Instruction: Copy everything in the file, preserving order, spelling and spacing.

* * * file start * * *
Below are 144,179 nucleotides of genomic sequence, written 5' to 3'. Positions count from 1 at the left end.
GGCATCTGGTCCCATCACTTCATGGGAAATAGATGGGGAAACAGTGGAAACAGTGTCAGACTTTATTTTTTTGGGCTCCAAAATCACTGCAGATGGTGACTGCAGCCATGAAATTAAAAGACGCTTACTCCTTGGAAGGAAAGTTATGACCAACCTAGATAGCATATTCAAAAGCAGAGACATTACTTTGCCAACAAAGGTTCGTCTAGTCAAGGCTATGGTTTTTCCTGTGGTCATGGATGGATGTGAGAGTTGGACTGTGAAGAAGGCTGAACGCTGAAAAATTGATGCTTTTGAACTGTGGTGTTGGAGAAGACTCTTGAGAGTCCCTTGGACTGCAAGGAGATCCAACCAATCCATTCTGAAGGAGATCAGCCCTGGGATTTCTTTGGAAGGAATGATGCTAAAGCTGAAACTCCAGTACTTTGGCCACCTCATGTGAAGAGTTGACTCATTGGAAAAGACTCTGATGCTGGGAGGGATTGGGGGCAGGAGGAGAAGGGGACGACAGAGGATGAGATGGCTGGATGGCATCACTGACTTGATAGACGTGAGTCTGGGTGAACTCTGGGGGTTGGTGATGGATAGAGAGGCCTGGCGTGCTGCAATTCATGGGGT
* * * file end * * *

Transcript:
Below are 144,179 nucleotides of genomic sequence, written 5' to 3'. Positions count from 1 at the left end.
GGCATCTGGTCCCATCACTTCATGGGAAATAGATGGGGAAACAGTGGAAACAGTGTCAGACTTTATTTTTTTGGGCTCCAAAATCACTGCAGATGGTGACTGCAGCCATGAAATTAAAAGACGCTTACTCCTTGGAAGGAAAGTTATGACCAACCTAGATAGCATATTCAAAAGCAGAGACATTACTTTGCCAACAAAGGTTCGTCTAGTCAAGGCTATGGTTTTTCCTGTGGTCATGGATGGATGTGAGAGTTGGACTGTGAAGAAGGCTGAACGCTGAAAAATTGATGCTTTTGAACTGTGGTGTTGGAGAAGACTCTTGAGAGTCCCTTGGACTGCAAGGAGATCCAACCAATCCATTCTGAAGGAGATCAGCCCTGGGATTTCTTTGGAAGGAATGATGCTAAAGCTGAAACTCCAGTACTTTGGCCACCTCATGTGAAGAGTTGACTCATTGGAAAAGACTCTGATGCTGGGAGGGATTGGGGGCAGGAGGAGAAGGGGACGACAGAGGATGAGATGGCTGGATGGCATCACTGACTTGATAGACGTGAGTCTGGGTGAACTCTGGGGGTTGGTGATGGATAGAGAGGCCTGGCGTGCTGCAATTCATGGGGT